Every conversation between a physician and a patient will be affected by expectation. Sometimes those expectations are normal and reasonable. For example, if your physician suggests that you have a PSA test, it is normal and reasonable to expect the physician to explain what a PSA test is and why he thinks you should have such a test. However, expectations can also be abnormal and unreasonable. Not all physicians believe that PSA tests are appropriate for all males over 50 years of age -- despite the recommendations of the American Cancer Society and the American Urological Association. It may be abnormal and unreasonable to expect a physician who does not think you need a PSA test to give you one. You, of course, have the perfect right to seek another physician who has a point of view more in concert with your own.

Something to ask yourself: Are your expectations reasonable?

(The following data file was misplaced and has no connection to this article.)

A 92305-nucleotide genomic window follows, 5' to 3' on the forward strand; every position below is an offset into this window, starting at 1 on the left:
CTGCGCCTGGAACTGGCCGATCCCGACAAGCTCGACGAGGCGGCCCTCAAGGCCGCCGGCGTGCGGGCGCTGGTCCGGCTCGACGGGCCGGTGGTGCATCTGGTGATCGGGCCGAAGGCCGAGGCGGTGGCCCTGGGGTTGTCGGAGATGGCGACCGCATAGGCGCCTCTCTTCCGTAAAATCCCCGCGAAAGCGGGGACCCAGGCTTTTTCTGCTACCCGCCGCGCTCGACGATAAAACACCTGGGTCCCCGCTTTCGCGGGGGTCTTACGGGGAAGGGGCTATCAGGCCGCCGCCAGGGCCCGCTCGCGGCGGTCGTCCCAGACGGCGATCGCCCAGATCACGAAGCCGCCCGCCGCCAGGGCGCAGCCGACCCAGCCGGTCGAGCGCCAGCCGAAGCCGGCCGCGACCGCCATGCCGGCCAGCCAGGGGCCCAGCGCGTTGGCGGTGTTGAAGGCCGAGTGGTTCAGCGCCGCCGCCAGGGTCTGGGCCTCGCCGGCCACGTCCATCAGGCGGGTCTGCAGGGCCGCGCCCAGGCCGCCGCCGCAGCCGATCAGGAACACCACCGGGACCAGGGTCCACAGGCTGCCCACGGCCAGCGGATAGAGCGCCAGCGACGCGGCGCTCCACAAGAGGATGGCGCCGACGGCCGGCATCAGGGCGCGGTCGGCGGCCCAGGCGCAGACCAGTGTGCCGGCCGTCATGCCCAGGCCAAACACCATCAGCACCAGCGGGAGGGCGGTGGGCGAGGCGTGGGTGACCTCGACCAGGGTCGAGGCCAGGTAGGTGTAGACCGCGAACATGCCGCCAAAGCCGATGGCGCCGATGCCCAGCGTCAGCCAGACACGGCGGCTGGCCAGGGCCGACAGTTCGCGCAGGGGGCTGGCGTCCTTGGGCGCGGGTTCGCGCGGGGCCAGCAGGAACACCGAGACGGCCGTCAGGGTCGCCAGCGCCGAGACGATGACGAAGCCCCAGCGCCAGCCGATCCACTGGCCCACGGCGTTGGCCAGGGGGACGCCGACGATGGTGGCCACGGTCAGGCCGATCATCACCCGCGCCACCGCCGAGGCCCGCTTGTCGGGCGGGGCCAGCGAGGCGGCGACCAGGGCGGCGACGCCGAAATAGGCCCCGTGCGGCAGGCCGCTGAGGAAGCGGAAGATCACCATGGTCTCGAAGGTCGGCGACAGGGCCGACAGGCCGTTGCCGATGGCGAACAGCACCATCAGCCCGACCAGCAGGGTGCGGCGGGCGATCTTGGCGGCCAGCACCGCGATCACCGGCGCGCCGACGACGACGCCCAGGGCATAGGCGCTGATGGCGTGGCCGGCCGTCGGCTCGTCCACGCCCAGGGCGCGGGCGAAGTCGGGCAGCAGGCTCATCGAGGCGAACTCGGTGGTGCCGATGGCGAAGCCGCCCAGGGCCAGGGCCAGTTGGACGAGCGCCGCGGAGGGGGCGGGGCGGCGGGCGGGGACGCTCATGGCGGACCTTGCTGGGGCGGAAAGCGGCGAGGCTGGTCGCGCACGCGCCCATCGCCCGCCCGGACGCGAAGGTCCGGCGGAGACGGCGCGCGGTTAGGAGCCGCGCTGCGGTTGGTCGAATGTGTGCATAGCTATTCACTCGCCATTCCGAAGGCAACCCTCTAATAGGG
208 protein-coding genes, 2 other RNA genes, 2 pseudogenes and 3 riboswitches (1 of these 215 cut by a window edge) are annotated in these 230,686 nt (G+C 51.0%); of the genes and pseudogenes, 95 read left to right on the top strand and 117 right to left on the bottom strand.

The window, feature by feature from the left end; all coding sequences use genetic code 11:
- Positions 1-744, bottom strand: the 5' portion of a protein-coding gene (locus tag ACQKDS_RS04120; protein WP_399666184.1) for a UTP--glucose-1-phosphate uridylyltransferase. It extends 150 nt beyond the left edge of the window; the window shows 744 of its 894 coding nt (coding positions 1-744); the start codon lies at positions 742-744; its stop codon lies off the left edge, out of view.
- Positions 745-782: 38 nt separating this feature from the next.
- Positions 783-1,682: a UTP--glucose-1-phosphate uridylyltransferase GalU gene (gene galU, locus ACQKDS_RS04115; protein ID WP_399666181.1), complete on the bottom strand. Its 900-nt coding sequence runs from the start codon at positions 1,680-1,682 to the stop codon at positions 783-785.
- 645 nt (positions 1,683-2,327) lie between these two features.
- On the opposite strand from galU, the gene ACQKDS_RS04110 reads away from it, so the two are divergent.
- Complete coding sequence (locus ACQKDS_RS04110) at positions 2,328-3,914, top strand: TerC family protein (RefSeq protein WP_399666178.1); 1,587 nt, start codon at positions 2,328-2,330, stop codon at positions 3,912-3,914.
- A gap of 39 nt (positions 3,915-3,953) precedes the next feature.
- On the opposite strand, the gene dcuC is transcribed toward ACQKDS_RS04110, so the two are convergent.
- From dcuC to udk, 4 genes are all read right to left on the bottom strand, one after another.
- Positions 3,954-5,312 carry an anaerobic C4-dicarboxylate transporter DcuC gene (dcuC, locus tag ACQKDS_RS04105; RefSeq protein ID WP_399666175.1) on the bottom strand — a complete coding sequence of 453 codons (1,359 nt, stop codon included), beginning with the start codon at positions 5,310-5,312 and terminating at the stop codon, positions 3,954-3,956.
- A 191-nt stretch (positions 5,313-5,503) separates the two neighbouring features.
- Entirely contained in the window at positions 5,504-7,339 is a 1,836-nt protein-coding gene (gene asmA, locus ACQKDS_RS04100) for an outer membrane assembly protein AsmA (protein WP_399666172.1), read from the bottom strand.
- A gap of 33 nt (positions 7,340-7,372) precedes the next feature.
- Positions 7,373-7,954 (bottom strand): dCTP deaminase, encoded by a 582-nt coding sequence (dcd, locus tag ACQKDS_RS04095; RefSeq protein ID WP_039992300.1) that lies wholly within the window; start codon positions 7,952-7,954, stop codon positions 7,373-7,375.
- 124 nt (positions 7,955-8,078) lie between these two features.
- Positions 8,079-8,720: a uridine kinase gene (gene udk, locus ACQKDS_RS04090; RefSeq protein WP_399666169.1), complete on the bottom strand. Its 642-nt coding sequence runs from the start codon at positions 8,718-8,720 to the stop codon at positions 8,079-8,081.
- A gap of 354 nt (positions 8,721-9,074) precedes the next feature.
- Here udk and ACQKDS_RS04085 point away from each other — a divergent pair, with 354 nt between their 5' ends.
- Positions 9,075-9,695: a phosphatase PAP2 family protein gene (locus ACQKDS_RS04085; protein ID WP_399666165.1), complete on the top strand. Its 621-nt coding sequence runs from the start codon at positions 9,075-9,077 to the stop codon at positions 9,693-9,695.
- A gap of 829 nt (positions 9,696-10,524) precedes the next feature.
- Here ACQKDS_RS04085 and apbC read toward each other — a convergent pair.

The second law of physician-patient communication: Mortal men and women are not divine beings. They should not be asked to work miracles, nor should they ask other mortal men or women to work such miracles for them.

Prostate cancer is not a "nice" disease. It is predicted that it will kill about 41,800 Americans in 1997. However, every single one of those 41,800 men will -- at least once -- have or have had the hope that he can be cured of his disease. It is normal, and proper, and human to have and to hold such hope. Without such hope we would be less than we are.

Just as patients hold such hopes, so do physicians and other health professionals. The people who spend their lives looking for better and better ways to treat prostate cancer have all -- at least once -- hoped that the research they were doing was the next step toward a new way of curing this disease. The clinicians who treat prostate cancer every day have all had patients whom they hoped -- reasonably or unreasonably -- to be able to cure.

Finally, of course, family and friends have hopes: hopes that their father or brother, husband or son, friend or lover, will be able to beat their cancer and return to a normal life.